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It won't do to wring your hands and say, “But these images of warfare make me jittery.” The Church has not chosen war. War has chosen the Church.

Read Part I: The times are dire. So where are the priests we desperately need to lead us?

The Church needs priests.

Those priests must come from the ranks of boys and young men.

Therefore the Church must be especially careful to foster the spiritual lives of boys and young men, attracting them to her, holding forth to them those prospects that are known to appeal to that part of the population: strenuous exercise, rebellion against the foolishness of the world, manly courage, intellectual power, participation in authority by means of soldierly obedience, and ultimate seriousness of purpose, readiness to lay down one's life.

It won't do to wring your hands and say, “But these images of warfare make me jittery.” The Church has not chosen war. War has chosen the Church; she has her diabolical enemies whether she likes it or not. They will not go away if she shuts her eyes and play-acts at spirituality. That is what she has been doing for several decades, and they have not gone away. They romp in the streets and laugh. You are not going to drive them into a herd of swine by means of gentle ambiguous appeals to courtesy and discretion, while having tea and scones with their lieutenants in government, education, entertainment, and the press.

Now I suggest that we actually do know the kinds of things that attract the broad-shouldered baritones, to use Father Paul Mankowski's happy phrase, that once thronged the parishes in the United States and Europe. And we know the kinds of things that turn them away, or cause their attention to fix upon more obviously manly enterprises. Why don't we do the one, and refrain from the other?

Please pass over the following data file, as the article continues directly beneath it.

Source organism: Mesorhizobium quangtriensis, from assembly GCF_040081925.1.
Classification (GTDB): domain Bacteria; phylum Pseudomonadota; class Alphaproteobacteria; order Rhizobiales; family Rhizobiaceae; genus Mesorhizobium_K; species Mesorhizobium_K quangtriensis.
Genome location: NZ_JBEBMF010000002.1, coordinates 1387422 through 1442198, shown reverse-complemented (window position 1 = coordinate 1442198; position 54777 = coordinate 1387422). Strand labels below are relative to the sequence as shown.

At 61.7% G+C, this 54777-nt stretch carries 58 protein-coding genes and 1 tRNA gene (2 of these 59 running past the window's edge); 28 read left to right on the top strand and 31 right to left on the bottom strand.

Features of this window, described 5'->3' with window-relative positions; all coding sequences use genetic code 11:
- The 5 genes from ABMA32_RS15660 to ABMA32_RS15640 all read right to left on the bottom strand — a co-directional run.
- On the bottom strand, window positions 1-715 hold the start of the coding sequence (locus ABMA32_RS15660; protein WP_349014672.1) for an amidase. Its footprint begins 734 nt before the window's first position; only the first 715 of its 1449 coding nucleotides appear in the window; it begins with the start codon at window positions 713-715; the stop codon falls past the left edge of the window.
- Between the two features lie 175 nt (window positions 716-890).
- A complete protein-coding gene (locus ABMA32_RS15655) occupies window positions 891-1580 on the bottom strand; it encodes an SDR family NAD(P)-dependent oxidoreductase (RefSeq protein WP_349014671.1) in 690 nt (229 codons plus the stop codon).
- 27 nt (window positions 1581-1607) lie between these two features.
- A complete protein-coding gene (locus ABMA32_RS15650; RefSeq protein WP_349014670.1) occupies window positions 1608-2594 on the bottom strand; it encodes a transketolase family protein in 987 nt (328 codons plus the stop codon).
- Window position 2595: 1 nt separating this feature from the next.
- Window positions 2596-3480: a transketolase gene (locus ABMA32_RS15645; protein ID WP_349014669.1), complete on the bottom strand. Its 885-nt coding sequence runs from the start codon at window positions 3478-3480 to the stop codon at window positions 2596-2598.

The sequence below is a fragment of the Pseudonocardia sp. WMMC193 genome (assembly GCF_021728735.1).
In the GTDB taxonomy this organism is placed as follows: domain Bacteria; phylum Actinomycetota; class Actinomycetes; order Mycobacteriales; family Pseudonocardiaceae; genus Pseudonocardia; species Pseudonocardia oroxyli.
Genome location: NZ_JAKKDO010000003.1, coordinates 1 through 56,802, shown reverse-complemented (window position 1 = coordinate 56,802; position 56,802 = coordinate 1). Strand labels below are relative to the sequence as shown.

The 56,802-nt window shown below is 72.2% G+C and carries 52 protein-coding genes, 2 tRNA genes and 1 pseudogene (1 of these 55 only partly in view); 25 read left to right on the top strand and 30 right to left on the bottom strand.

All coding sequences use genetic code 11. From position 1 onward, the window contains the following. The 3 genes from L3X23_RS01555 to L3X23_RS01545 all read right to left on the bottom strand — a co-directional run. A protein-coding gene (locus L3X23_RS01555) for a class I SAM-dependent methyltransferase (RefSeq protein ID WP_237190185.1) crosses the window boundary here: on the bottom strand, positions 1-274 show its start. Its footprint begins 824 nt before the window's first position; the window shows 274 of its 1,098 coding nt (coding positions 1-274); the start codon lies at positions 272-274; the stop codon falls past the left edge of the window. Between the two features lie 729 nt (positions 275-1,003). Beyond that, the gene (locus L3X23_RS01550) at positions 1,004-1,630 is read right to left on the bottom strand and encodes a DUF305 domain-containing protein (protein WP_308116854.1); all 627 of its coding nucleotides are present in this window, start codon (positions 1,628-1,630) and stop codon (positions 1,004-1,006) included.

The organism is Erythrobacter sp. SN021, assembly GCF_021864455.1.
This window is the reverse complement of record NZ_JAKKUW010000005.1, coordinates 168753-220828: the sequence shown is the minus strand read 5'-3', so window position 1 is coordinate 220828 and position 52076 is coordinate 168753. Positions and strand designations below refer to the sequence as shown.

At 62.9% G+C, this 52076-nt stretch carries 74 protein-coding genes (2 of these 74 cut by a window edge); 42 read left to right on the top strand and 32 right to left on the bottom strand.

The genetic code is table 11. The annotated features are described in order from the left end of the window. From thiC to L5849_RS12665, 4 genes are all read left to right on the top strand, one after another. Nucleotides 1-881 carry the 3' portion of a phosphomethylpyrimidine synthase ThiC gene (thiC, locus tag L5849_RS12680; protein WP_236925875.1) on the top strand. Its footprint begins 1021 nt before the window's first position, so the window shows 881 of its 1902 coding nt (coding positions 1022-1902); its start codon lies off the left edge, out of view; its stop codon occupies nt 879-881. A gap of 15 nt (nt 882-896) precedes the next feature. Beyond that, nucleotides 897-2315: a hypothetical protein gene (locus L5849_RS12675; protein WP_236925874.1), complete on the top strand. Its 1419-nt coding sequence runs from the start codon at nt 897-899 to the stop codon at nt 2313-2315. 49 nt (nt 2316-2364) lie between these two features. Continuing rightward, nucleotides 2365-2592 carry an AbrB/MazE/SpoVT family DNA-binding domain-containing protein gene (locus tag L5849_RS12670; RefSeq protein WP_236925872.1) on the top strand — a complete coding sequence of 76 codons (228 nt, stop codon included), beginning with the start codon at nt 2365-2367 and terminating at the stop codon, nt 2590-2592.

I am speaking here from the vantage of human nature merely, but that does not invalidate the point. Jesus commands us to pray that the Lord of the harvest will send forth laborers. He did not say that we should sit on our hands while we do so, not bothering to think or to act, expecting instead to wake up in the morning to find seminarians scattered like hoarfrost upon the ground. It is true that the Holy Spirit will call young men to the priesthood, but He expects us also to raise young men fit and ready to be so called. He desires our work too.

If we have that knowledge I have mentioned above, the obvious question is, why don't we put it to use? As I see it, only two answers are possible:

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We do not want to acknowledge the truth. This stubbornness comes in various forms. The first is a kind of wishful thinking. We very much want to believe that human nature is so malleable, it may very well happen that in some undefined future boys will actually like sashaying down the aisle like the femme fatale from Carmen; as if it could ever happen in a thousand years that you might drive past a schoolyard when the children are acting most unconsciously according to nature, and find all of the girls playing football while the boys are sharing secrets out of their diaries.